The National Milk Producers Federation announced the initiative's guidelines and principles last year at World Dairy Expo in Madison. A news conference was held to discuss how the industry is going to demonstrate to customers and consumers that dairy animals are being well cared for.

A comprehensive animal care resource manual was unveiled, along with a quick reference user guide and other materials. Those items will be used to help educate farmers, processors, retailers and consumers about the best practices for animal care.

"We will use these materials to reach out to the entire marketing chain, particularly for those companies that may want to demonstrate their animal care commitment," said NMPF's Chris Galen. He called it a corroboration of what most dairy producers are already doing

"A lot of this is not heavy lifting or rocket science," he said. "We are in an environment where food production is increasingly under the spotlight, and there is concern from consumers where food comes from, who processes it and who produces it. We need to have this new dairy FARM national program to demonstrate the on-going commitment that dairy farmers have to animal well-being."

Producers can expect an on-farm evaluation process next year by the farms and marketing entities who choose to take part. A trained veterinarian, extension educator or a co-op field staff person will go through the guidelines on the farm. In 2011, a third party verification will take place, where a small sampling of farms will be visited by someone who's not affiliated with the farm to demonstrate that the program is working.

"Those are things that still have to come," Galen said. "And this week's unveiling was a huge step in the National Dairy FARM program."

Pizza

The bloom has come off the rose, or I should say the cheese has come off the pizza. It's one of the reasons U.S. pizza sales have declined the last five years, according to Dairy Management Incorporated CEO Tom Gallagher.

Cheese is "one of the price points that can controlled by pizza makers and sellers," Gallagher said. "With the volatility the pizza industry sees with cheese, once they take the cheese off the pizza, they're not going to put it back on, only to take it back off when the price goes back up."

He pointed out that if each pizza had one more ounce of cheese on it, we'd sell 2.5 billion more pounds of milk. The other factor is that the consumer likes more cheese on the pizza. Pizza vendors understand that and consumers understand that, he said, but price volatility is one of the key issues.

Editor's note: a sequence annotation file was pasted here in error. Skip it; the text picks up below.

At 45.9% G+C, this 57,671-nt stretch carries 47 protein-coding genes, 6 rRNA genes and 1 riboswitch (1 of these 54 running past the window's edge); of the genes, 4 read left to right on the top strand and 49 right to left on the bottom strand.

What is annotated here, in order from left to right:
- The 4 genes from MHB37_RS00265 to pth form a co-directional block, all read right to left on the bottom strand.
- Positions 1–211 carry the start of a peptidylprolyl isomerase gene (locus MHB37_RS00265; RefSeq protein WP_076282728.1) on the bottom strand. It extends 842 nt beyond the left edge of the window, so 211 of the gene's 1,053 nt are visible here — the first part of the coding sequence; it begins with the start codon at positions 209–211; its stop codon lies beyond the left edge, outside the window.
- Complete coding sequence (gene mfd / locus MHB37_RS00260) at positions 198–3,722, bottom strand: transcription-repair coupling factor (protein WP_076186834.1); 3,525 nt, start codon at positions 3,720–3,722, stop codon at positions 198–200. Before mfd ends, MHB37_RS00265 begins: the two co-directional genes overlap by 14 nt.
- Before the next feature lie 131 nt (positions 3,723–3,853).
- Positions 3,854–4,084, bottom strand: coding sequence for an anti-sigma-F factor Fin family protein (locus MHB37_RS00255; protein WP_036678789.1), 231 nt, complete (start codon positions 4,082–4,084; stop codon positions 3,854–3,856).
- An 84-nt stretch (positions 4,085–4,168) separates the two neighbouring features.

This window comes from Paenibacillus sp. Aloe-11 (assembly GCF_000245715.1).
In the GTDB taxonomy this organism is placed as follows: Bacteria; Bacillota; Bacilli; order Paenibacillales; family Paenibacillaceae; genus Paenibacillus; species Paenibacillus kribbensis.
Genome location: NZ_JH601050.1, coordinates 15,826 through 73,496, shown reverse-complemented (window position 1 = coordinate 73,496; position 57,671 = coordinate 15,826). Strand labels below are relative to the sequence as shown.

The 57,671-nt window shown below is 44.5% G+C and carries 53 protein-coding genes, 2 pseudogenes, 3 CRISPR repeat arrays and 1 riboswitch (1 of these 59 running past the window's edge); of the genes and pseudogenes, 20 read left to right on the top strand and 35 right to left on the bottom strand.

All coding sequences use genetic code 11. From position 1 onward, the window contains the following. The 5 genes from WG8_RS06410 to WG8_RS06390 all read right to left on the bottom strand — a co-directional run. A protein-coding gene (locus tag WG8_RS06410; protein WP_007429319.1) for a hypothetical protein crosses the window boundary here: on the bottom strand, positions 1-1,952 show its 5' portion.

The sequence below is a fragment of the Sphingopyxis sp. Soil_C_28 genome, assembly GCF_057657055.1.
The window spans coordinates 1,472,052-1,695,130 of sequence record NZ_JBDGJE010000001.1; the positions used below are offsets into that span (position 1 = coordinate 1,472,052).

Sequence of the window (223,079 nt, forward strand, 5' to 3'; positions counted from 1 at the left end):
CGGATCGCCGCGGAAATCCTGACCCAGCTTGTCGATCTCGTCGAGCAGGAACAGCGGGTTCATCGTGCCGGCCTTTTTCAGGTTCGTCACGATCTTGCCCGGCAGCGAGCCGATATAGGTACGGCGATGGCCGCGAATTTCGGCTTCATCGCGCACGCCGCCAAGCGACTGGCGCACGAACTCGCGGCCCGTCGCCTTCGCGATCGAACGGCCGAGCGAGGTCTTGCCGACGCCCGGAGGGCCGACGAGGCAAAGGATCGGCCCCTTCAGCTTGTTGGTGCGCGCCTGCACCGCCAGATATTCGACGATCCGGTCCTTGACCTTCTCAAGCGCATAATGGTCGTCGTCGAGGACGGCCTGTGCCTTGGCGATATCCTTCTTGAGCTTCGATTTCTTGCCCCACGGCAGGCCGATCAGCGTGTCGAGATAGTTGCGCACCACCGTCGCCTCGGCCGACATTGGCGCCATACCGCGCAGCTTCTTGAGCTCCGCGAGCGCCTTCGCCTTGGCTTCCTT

DMI has worked with a number of pizza manufacturers such as Domino's to get them to put more cheese on a percentage of their pizzas and market that, Gallagher said. It's worth $50 million this year in the case of Domino's.

That has stimulated others to do the same, he said, especially when cheese prices are down but "We have to work for the longer term to make sure they understand that, if they keep more cheese on the pizza, the consumer will pay for it," he said.

World Dairy Expo

World Dairy Expo 2009 took place this week in Madison, Wis. Expo General Manager Mark Clark noted the upbeat attitude in the industry, despite the hurting dairy economy.

Over 740 companies were on the grounds, with 120 brand new exhibitors to Expo. Many companies use Expo to launch new products and services, Clark said.

"There's lot of really neat and exciting new things to see and, with the dairy economy like it is, this is the place to be this year to learn what's new and what can make you more profitable," Clark said.

Dairy market reform

Dairy Farmers Working Together is a national grassroots organization dairy producer organization formed about three years ago was one of the exhibitors at Expo. DFWT's Kylie Quesnel, a Vermont dairy producer, said we need to find some "measureable solutions" to the dairy crisis the industry is now in and said they will be found by farmers working together.

DFWT supports the Dairy Price Stabilization plan, according to Quesnel, although they are not limited to it but believe it has the greatest amount of legs behind to move forward. They envision the plan being governed by a group of dairy farmers and others affiliated with the dairy industry, that would use market tools to predict what demand will be and then match our supply to meet it, thus sending correct market signals to dairy farmers.

The plan is not a base quota plan, she said, as it would not discourage growth but rather encourages responsible growth, and that is the direction our industry needs to head because this 2 percent surplus plays such a role on the price on the rest of the milk that we're selling and that's an unsustainable practice for our industry. For more information, log on to www.dairyfarmersworkingtogether.org.